On the day of the experiment, rats were acclimatized in a restraint cylinder for 15-20 min, and were randomly allocated into drug-treatment groups, each receiving one of the doses of curcumin, or the control group, receiving DMSO only. Each rat was used only once and the researcher who tested the drugs was blind to the drug administered to each animal. The formalin test was performed by subcutaneously injecting 50 µl of 5% formalin solution into the plantar surface of the left hind paw using a 30 gauge needle. The formalin injection evoked a characteristic spontaneous flinching behavior, and thus the pain behavior was quantified by periodically counting the number of flinches of the injected paw. The number of flinches was counted for 1 min periods from 1 to 2 min and 5 to 6 min, and every 5 min thereafter, up to 60 min. The observed responses appeared biphasically and were divided into phase 1 (0-9 min) and phase 2 (10-60 min). After the entire observation period, the rats were euthanized with an overdose of volatile anesthetic.

The behavioral effects of curcumin were evaluated in an additional group of rats (n = 5). Motor function was assessed for 60 min after intrathecal administration of 500 µg curcumin. The righting reflex was examined by placing the rat horizontally with its back on the table, which normally produces an immediate coordinated twisting of the body to achieve an upright position. The placing/stepping reflex was evoked by drawing the dorsum of either hind paw across the edge of the table, a stimulus which causes normal rats to try to put their paws forward into a position for walking. Pinna and corneal reflexes were evaluated by stimulating the ear canal or the cornea with a paper string. Normal rats spontaneously jerked their heads or blinked, respectively.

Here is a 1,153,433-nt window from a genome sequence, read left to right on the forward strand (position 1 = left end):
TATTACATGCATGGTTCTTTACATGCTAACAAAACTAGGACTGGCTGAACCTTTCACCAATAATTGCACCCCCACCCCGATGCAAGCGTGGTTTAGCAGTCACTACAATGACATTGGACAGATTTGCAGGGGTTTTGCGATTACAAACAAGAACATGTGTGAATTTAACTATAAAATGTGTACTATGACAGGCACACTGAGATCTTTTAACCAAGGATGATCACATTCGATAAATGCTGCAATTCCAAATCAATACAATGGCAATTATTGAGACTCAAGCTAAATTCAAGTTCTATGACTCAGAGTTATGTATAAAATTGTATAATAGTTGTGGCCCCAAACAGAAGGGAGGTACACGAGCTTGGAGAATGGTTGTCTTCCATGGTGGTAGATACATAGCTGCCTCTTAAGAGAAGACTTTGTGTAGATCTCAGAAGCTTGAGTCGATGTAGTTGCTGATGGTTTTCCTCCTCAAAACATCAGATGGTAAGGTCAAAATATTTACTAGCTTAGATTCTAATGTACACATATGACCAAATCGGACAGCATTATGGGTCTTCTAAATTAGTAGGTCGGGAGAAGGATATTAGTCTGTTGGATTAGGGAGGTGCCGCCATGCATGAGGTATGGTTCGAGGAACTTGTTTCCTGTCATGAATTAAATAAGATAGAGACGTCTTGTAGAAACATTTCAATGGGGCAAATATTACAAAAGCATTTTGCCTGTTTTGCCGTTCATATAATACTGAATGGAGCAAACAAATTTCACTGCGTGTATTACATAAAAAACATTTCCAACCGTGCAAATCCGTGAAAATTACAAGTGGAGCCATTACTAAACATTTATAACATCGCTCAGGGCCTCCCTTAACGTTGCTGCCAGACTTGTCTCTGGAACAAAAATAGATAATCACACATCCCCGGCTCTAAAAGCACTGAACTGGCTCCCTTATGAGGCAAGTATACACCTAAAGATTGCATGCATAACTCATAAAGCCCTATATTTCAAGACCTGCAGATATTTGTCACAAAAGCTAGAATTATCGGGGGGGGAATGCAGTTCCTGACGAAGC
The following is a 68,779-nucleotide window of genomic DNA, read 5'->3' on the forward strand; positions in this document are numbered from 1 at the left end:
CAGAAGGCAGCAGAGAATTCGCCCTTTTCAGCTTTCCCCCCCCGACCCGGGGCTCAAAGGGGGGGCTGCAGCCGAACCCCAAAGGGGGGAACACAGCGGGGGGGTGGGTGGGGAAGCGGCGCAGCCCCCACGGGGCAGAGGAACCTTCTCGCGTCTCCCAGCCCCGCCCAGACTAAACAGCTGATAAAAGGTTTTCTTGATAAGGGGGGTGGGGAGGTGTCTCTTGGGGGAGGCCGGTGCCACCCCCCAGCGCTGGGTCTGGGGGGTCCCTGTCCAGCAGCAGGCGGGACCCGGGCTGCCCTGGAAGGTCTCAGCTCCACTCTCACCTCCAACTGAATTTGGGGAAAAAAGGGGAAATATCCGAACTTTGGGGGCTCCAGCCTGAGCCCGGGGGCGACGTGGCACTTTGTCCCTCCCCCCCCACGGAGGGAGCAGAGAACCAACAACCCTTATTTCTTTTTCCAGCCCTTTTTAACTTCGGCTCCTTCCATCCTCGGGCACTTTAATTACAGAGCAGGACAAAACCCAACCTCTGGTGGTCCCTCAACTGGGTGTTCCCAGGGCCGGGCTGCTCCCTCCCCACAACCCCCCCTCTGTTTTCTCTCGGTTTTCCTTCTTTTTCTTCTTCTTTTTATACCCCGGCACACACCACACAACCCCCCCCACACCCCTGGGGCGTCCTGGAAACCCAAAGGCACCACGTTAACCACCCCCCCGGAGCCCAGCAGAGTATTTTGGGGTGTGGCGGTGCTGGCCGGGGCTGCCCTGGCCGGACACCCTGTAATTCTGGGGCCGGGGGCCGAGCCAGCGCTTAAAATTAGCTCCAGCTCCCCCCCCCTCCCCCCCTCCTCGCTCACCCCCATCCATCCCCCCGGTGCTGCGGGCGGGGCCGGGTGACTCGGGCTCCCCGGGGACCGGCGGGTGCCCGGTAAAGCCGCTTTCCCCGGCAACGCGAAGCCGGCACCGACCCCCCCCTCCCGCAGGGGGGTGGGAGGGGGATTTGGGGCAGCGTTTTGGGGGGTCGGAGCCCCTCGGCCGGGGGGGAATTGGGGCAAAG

Data are expressed as mean ± SEM. The time-response data of the behavior evoked by formalin are presented as the number of flinches. The dose-response data are presented as a percentage of the control for each phase:

figure

Dose-response data were analyzed using the Kruskal-Wallis test and Mann-Whitney U test. The ED50 values (half-maximal effective dose) with 95% confidence intervals of curcumin for both phases of the formalin test were calculated from the dose-response lines fitted by least squares linear regression on a log scale [15]. A test to determine whether the effect is dose-dependent was made from the F distribution as previously described [15]. A value of P < 0.05 was considered to indicate statistical significance.